“For January, the electricity and natural gas price decreases as well as lower global oil prices and rather stable TRY will stir further energy price decreases. The electricity and natural gas price decrease at 10% will cut inflation by 0.4pp. In addition, the government extended the SCT and VAT cuts on automotive, white goods and furniture sectors for another 3-months, which will keep the price change of core goods under control… We do not expect a policy rate change at [the next MPC meeting to be held on January 16]. However, given a more benign than expected course of inflation, the MPC might lower its tightening biased tone in January, keeping the March MPC on sight for a rate cut. However, we maintain our base scenario for a rate cut cycle to kick off in June given that inflation will portray a significant drop in 2H19. Apart from the MPC meeting, the CBT will release its Quarterly Inflation Report on January 30, as the investors try to collect further clues in respect to the path ahead of monetary policy,” Ozlem Bayraktar Goksen of Tacirler Investment said in a research note.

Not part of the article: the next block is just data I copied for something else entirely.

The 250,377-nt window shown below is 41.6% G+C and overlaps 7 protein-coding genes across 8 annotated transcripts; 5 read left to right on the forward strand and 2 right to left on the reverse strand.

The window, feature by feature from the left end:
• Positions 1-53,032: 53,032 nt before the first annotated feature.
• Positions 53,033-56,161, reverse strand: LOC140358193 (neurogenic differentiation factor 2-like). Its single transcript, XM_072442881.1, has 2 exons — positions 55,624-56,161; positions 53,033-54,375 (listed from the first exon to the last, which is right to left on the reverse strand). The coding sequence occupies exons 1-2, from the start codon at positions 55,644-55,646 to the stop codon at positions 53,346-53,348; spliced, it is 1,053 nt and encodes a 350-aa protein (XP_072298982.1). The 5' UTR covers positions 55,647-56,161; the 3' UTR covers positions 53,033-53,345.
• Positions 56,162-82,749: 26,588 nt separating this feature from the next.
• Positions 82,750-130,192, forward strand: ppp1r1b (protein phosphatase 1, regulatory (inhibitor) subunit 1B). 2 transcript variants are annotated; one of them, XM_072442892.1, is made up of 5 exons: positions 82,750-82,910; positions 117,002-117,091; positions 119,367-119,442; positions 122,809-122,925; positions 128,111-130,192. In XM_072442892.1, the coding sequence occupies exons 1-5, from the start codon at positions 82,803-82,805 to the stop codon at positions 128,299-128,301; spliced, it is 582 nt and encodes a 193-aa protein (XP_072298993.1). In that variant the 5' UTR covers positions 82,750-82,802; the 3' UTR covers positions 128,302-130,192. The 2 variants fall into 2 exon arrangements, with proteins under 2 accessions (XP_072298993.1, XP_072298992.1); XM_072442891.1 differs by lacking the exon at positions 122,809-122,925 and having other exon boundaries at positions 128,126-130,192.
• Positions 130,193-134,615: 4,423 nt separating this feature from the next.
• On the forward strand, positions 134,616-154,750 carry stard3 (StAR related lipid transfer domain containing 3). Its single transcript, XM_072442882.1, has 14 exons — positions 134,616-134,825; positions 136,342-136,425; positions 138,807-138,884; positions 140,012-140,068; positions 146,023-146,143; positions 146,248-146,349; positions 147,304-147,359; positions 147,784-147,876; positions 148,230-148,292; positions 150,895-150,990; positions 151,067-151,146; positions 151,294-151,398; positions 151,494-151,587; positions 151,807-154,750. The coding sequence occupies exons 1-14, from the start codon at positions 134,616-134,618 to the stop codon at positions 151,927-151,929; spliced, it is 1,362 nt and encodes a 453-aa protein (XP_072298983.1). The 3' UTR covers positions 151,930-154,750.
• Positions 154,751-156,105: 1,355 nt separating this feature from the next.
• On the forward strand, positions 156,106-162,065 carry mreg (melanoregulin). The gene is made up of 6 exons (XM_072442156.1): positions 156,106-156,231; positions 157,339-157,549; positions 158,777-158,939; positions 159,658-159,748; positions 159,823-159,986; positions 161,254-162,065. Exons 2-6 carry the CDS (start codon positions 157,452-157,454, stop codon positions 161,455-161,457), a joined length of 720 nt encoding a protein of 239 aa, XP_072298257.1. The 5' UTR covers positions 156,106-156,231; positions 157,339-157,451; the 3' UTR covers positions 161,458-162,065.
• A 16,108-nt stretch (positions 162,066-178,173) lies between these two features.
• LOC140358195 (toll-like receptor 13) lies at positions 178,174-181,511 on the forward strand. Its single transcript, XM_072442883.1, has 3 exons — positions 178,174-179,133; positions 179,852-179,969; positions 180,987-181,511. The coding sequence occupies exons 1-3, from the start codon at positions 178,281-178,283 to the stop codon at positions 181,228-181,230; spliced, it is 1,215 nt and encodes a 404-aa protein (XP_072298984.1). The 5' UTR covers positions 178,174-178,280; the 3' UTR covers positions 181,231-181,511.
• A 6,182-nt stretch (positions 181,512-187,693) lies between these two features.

March local elections
“The Turkish government appears to be turning its attention to March’s local elections, adding to the reasons to think that the central bank will start lowering interest rates at this month’s MPC meeting,” Liam Carson of Capital Economics said on January 4 in a separate research note, adding: “Turkey’s central bank (CBRT) announced this week that it will hold an extraordinary board on 18th January to discuss an advance payment of its 2018 profits. The move seems to be aimed at providing the government with additional resources to loosen fiscal policy and prop up the struggling economy ahead of March’s local elections. (The CBRT is privately-owned, albeit with the Ministry of Finance holding a majority stake. Each year, the CBRT transfers a share of its profits to the government).”